Category: Earthquakes

Sounds of Seismology

by | 11.17.2014 at 11:49am
SeismoDome

Lamont-Doherty Earth Observatory scientist Ben Holtzman grew up discovering science through interactive exhibits in San Francisco’s Exploratorium and now provides a similar experience for others. Holtzman designs immersive shows that allow people to experience what earthquakes and seismic waves look and sound like as they move through and around the Earth. On Monday, November 17th at the American Museum of Natural History Hayden Planetarium, Holtzman and his collaborators will present one of these shows, the second installment of SeismoDome: Sights and Sounds of Global Seismology.

Volcanic Plumbing at Mid-Ocean Ridges Goes Far Deeper than Thought

by | 10.21.2014 at 12:01pm
The images were taken aboard the R/V Langseth on a 2008 expedition to the East Pacific Rise. (Marjanovic)

New pictures in the journal Nature Geoscience may help resolve a debate about how new crust forms at mid-ocean ridges where earth’s tectonic plates are slowly pulling apart.

Photo Essay: Open House at Lamont-Doherty

by | 9.17.2014 at 12:55pm | 1 Comment
globes 960

Bend a rock. Channel your historic ‘birthquake.’ Check out rocks, fossils, sediment cores and more at Lamont’s Open House on Saturday, October 11.

Beneath an Icelandic Glacier, Another Eruption Brewing

by | 8.19.2014 at 3:14pm
An eruption pierces the glaciers at the Bárðarbunga volcano. Photo: Oddur Sigurdsson, Iceland Geological Survey

The 2,000-meter tall Bárðarbunga volcano in Iceland is at risk of eruption, an event that could send a cloud of ash and steam high into the atmosphere and cause extensive disruptions in air travel, among other effects, according to media reports. Earth Institute scientist Ben Orlove looks into it on the Glacier Hub blog.

Seismic Stomp

by | 8.12.2014 at 9:27am
The Livingstone Mountains and Lake Malawi (Nyasa)

Lamont-Doherty Earth Observatory graduate student Natalie Accardo recently returned from Tanzania and Malawi, where she installed seismic instruments in both countries alongside Lamont seismologists Donna Shillington and Jim Gaherty. Natalie produced this video, which shows the scientists and their Tanzanian colleagues conducting a “stomp test” at one of their sites in the Tanzanian village of Manda.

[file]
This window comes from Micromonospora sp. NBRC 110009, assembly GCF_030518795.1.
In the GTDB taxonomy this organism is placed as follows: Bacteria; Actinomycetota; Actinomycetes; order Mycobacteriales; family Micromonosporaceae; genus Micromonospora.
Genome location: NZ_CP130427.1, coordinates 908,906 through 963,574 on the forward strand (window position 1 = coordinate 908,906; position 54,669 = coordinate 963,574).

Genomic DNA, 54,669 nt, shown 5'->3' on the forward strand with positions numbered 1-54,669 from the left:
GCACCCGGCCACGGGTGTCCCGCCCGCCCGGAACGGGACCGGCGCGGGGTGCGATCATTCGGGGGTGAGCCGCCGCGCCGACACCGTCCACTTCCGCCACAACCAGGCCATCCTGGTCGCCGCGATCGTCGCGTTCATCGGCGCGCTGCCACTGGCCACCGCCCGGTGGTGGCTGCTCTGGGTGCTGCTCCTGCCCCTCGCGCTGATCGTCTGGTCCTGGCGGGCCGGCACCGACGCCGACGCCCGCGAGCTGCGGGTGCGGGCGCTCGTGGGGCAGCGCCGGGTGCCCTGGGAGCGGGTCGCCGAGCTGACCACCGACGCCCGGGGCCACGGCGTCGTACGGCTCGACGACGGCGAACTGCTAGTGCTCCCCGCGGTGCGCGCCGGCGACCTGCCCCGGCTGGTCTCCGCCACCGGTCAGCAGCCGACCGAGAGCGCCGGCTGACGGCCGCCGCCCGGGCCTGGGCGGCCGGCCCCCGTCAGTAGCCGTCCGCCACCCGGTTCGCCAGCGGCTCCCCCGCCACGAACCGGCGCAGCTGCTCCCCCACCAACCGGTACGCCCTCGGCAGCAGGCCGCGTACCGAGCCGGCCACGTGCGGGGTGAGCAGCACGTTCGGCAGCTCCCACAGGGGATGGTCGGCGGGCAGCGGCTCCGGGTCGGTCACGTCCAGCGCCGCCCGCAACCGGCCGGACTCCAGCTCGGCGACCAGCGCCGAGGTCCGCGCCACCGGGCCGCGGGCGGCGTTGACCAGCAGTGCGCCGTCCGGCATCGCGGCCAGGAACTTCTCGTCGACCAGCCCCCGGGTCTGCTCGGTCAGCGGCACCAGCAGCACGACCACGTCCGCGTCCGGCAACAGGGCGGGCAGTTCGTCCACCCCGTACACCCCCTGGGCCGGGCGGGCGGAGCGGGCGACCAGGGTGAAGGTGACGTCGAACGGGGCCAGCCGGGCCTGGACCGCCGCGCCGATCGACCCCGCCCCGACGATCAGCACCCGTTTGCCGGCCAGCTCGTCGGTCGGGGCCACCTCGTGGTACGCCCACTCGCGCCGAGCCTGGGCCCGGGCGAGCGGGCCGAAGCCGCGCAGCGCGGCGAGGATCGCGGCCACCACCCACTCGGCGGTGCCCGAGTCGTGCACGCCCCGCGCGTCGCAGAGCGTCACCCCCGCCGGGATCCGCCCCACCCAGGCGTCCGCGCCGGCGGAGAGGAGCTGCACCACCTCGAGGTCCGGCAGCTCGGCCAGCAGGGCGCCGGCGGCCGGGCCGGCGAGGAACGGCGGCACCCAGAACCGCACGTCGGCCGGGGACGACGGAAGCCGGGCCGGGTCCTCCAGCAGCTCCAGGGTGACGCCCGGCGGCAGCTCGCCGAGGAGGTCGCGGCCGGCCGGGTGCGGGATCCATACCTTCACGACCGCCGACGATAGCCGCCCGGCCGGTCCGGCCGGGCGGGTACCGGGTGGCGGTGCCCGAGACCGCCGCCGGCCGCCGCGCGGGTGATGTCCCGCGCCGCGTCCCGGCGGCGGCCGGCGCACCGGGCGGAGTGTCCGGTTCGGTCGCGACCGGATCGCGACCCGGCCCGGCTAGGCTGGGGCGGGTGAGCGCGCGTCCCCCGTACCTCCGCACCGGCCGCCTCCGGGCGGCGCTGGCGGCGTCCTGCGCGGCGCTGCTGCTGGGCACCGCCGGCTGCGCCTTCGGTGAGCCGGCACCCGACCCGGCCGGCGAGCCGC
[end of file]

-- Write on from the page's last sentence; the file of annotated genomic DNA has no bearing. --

Our Fiscal Year Ends June 30: Donate Now to Help Us Finish Strong!

by | 6.26.2014 at 4:47pm
Donate Now

The end of our fiscal year is just one week away and we need your support more than ever. This year, the generosity of Earth Institute supporters allowed our award-winning scientists and researchers to pursue groundbreaking initiatives in the fields of earth and environmental sciences, ecology, engineering and architecture, law, medicine and public health, economics, political science, public policy, ethics and management, and more to advance global sustainable development.

IPCC Says Managing Risks of Climate Change is Critical

by | 4.2.2014 at 1:52pm
floodedstreet--lahore-pakistan-fi

Among the key findings of the WGII AR5 Report chapter on human security, a topic highlighted in the Report for the first time, is that societies in conflict are more vulnerable to climate change.

Bricks, an Archeological Site and Home

by | 3.7.2014 at 8:33am
One of the myriad brick factories in Bangladesh.  The lack of rocks means bricks are widely used for construction.

It was time to pack up and leave. Shofiq, who is from Sylhet, was dropped off near his home and the fellowship of the rocks was broken. We settled in for another long drive. We made an impromptu stop at one of the numerous brick factories scattered across Bangladesh. Here, the workers immediately started snapping pictures of us with their phones.

Field School: Sylhet Tectonics

by | 3.7.2014 at 7:46am
Standing in India by the Dauki River and Shillong Plateau at Jaflong..

Most field trips have a “death march” hiking a long way through forest, swamps, hills or deserts to get to a remote outcrop. We have a “death bus ride” instead.

Field School: The Brahmaputra River

by | 3.4.2014 at 12:29am
Sunset over the  Brahmaputra River as we prepare to depart the region for NE Bangladesh.

The first day was very light for the jet-lagged students, just a short introduction to the field school and some background, and then introductions all around as we started to get to know each other. The final group of nine students finally arrived around 9 p.m. They were the most worn-out, bedraggled bunch of travelers I have ever seen.